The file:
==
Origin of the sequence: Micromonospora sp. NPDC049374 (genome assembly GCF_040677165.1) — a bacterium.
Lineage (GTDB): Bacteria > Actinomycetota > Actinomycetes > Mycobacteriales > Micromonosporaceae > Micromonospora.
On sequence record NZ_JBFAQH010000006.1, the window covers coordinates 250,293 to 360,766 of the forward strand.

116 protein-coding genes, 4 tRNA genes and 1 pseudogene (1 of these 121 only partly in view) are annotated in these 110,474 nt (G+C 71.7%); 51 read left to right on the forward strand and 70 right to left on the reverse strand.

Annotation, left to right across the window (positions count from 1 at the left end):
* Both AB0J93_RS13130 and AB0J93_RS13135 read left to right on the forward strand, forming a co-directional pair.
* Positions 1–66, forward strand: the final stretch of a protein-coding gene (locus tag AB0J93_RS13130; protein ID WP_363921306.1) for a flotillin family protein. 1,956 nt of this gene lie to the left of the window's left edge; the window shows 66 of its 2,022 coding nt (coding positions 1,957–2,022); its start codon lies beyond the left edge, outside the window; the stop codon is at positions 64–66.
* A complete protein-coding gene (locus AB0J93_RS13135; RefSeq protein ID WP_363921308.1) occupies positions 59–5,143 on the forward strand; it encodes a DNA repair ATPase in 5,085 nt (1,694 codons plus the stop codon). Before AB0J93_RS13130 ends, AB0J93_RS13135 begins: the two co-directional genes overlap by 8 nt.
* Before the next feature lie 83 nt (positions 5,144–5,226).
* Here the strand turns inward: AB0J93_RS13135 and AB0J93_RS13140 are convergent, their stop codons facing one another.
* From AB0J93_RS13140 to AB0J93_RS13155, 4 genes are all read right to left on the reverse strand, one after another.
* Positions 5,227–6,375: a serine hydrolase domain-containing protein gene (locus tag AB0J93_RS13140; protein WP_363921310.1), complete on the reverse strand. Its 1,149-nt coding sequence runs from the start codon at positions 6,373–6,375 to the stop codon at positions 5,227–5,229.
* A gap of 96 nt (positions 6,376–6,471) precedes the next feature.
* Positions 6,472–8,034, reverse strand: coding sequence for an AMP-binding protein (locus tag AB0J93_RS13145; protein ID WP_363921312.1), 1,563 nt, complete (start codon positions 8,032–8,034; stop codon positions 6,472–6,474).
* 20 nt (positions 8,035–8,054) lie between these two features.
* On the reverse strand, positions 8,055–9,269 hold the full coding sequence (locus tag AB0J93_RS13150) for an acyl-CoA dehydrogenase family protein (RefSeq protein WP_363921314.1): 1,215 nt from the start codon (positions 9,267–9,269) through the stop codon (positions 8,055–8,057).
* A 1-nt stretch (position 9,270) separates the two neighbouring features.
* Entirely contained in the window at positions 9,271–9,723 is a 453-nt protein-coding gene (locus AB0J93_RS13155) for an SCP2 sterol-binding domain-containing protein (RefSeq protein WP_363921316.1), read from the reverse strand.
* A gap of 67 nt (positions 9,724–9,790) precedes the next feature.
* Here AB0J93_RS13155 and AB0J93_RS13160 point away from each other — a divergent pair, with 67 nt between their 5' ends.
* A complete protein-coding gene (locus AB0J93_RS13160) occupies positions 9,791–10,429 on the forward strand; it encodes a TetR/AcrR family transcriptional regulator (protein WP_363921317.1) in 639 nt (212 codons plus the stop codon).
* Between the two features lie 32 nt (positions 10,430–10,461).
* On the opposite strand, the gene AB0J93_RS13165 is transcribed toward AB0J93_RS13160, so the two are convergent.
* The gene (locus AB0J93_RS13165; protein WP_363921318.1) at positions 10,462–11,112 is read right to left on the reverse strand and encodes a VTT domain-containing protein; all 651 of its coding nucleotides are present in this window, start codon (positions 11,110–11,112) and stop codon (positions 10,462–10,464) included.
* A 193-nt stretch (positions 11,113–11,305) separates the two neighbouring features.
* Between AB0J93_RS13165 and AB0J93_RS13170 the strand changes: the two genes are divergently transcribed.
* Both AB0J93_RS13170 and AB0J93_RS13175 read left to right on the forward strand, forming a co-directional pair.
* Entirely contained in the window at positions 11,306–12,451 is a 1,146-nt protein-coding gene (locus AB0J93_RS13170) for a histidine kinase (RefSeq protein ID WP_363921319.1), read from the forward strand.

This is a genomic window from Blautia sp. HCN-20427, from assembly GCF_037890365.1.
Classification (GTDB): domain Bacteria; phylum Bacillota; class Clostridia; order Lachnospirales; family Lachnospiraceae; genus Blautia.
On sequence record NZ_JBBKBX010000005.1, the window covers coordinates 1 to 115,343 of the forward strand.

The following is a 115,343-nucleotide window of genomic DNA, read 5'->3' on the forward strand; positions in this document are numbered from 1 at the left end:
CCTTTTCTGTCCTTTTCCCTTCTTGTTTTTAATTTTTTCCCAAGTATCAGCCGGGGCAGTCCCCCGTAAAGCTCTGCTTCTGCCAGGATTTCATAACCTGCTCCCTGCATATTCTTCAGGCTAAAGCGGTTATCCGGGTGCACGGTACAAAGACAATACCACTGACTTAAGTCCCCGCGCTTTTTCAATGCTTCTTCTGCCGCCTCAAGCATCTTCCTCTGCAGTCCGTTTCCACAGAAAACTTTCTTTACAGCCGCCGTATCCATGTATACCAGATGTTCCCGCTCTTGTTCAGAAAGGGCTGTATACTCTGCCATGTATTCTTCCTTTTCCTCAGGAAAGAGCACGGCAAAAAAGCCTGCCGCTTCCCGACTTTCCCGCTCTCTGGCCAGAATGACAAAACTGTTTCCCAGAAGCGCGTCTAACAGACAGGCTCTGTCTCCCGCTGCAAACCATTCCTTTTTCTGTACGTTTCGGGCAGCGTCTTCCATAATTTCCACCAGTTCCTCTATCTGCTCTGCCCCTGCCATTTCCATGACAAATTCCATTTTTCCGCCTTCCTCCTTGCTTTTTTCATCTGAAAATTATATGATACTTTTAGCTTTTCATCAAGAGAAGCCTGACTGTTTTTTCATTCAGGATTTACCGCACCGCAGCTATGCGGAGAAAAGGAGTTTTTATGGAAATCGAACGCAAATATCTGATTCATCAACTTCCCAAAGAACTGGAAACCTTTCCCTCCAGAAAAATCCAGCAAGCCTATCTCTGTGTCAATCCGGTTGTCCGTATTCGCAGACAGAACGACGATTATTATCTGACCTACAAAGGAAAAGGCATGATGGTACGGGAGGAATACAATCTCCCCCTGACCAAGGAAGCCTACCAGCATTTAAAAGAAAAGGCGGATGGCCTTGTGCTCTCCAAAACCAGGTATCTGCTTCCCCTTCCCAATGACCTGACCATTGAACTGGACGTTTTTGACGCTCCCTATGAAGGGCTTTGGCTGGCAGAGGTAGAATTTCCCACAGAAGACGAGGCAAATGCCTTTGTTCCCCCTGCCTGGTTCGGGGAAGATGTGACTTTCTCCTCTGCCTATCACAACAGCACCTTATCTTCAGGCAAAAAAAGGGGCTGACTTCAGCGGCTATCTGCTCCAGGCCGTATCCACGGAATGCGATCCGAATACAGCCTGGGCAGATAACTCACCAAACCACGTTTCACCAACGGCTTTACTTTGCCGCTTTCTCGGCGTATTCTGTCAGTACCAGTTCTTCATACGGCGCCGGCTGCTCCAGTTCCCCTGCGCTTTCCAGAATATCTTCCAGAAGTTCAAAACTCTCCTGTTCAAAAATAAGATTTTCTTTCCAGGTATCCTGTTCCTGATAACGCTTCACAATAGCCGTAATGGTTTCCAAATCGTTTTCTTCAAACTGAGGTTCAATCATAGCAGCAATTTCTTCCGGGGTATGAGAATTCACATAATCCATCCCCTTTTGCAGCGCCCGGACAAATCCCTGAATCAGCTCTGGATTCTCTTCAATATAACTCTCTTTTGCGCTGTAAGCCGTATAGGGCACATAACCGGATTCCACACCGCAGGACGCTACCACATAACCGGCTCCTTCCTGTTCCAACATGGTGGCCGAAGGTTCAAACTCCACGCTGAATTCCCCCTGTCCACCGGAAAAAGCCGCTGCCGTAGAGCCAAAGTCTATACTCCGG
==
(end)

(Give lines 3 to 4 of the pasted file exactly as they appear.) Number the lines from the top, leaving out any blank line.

On sequence record NZ_JBFAQH010000006.1, the window covers coordinates 250,293 to 360,766 of the forward strand.

116 protein-coding genes, 4 tRNA genes and 1 pseudogene (1 of these 121 only partly in view) are annotated in these 110,474 nt (G+C 71.7%); 51 read left to right on the forward strand and 70 right to left on the reverse strand.